I'm glad to see they fixed that problem on the new ones.  Have they gone back and retrofitted all of them on the road, or are there still ticking timebombs driving down the highway?

Nobody was even injured in those fires, and they have had fewer fires than gasoline cars by any reasonable metric (per mile, or per vehicle on the road) The car told the driver to pull over, the driver did. From a safety perspective, Tesla is way up at the top of the heap. They broke the testing machine when they tried to crush one vertically.

http://www.usatoday.com/story/money/cars/2013/08/20/tesla-model-s-crash-test/2678557/

FunkyStickman

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Re: Middle Class people justifying buying a $96k car
« Reply #78 on: May 13, 2014, 11:06:11 AM »
Saw this today, had to post it here:

http://theoatmeal.com/comics/tesla_model_s

dragoncar

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Re: Middle Class people justifying buying a $96k car
« Reply #79 on: May 13, 2014, 12:07:34 PM »
Saw this today, had to post it here:

http://theoatmeal.com/comics/tesla_model_s

"Never mind the fact that Tesla Motors responded by releasing a software update that was wirelessly downloaded to every Model S overnight that adjusted the height of the car and fixed the problem"

Jesus... does anyone else find this way more terrifying than the chance of fire?

seattlecyclone

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Re: Middle Class people justifying buying a $96k car
« Reply #80 on: May 13, 2014, 01:26:09 PM »
Saw this today, had to post it here:

http://theoatmeal.com/comics/tesla_model_s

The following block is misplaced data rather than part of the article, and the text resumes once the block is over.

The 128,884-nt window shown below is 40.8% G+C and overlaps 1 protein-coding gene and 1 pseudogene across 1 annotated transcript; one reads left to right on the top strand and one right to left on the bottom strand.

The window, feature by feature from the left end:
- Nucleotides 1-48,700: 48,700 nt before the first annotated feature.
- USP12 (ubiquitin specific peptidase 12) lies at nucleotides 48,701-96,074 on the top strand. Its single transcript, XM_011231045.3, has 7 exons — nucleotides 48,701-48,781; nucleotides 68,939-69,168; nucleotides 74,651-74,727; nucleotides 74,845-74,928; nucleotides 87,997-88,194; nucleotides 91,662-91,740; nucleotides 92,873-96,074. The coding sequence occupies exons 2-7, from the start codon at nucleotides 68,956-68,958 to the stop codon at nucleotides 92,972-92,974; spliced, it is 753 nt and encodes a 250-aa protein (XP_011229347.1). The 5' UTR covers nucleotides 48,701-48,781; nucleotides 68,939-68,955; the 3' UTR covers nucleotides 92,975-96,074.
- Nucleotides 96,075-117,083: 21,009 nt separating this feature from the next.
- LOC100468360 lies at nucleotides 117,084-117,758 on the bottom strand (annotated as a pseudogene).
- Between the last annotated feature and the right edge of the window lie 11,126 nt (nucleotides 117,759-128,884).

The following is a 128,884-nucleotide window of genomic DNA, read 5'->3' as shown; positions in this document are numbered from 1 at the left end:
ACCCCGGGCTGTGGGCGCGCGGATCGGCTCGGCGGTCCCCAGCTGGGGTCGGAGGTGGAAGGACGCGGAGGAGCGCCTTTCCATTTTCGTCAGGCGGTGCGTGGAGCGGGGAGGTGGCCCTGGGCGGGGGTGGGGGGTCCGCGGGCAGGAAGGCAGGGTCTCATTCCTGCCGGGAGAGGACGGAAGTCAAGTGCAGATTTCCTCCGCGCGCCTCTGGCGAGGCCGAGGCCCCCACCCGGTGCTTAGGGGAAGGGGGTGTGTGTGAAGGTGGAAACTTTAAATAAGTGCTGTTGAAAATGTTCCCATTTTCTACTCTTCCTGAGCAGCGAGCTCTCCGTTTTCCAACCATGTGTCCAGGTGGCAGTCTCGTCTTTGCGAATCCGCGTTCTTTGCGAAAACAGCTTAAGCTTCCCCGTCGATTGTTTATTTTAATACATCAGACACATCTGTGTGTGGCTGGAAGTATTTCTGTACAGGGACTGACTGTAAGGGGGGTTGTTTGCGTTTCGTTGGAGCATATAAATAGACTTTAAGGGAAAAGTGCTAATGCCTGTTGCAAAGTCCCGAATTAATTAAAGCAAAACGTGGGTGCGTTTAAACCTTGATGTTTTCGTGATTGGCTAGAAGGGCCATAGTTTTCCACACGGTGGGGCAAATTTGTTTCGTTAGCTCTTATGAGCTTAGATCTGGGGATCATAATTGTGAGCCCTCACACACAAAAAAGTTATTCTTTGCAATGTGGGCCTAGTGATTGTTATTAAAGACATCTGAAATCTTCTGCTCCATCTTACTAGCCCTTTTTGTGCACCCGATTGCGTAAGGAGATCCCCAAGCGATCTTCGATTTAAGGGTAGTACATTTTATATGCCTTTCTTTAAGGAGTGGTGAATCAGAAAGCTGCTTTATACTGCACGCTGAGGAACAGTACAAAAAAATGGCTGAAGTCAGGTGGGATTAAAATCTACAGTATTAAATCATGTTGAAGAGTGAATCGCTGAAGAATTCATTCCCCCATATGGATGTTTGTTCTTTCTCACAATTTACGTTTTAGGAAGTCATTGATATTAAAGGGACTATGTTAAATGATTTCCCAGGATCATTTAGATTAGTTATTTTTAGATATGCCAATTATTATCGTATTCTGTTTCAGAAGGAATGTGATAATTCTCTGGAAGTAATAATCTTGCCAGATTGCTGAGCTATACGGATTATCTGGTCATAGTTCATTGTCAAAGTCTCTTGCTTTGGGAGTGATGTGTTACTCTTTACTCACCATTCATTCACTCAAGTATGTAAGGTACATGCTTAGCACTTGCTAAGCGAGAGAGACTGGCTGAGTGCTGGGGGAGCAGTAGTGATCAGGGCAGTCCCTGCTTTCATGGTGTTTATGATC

"Never mind the fact that Tesla Motors responded by releasing a software update that was wirelessly downloaded to every Model S overnight that adjusted the height of the car and fixed the problem"

Jesus... does anyone else find this way more terrifying than the chance of fire?

I work in software. This is a double-edged sword for sure. On the one hand, it's awesome that they have the capability to correct safety-related bugs without forcing everyone to drive their car into the dealer. On the other hand, if someone manages to get a hold of Tesla's private keys there might not be anything stopping them from broadcasting a "software update" to cause all Teslas' brakes to fail the next time they accelerate past 40 MPH.

Plenty of cars are already vulnerable to a wide variety of software security vulnerabilities. The remote software update feature greatly increases the potential attack surface. It should definitely give one pause.

dragoncar

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Re: Middle Class people justifying buying a $96k car
« Reply #81 on: May 13, 2014, 02:09:34 PM »
Saw this today, had to post it here:

http://theoatmeal.com/comics/tesla_model_s

"Never mind the fact that Tesla Motors responded by releasing a software update that was wirelessly downloaded to every Model S overnight that adjusted the height of the car and fixed the problem"

Jesus... does anyone else find this way more terrifying than the chance of fire?

I work in software. This is a double-edged sword for sure. On the one hand, it's awesome that they have the capability to correct safety-related bugs without forcing everyone to drive their car into the dealer. On the other hand, if someone manages to get a hold of Tesla's private keys there might not be anything stopping them from broadcasting a "software update" to cause all Teslas' brakes to fail the next time they accelerate past 40 MPH.

Plenty of cars are already vulnerable to a wide variety of software security vulnerabilities. The remote software update feature greatly increases the potential attack surface. It should definitely give one pause.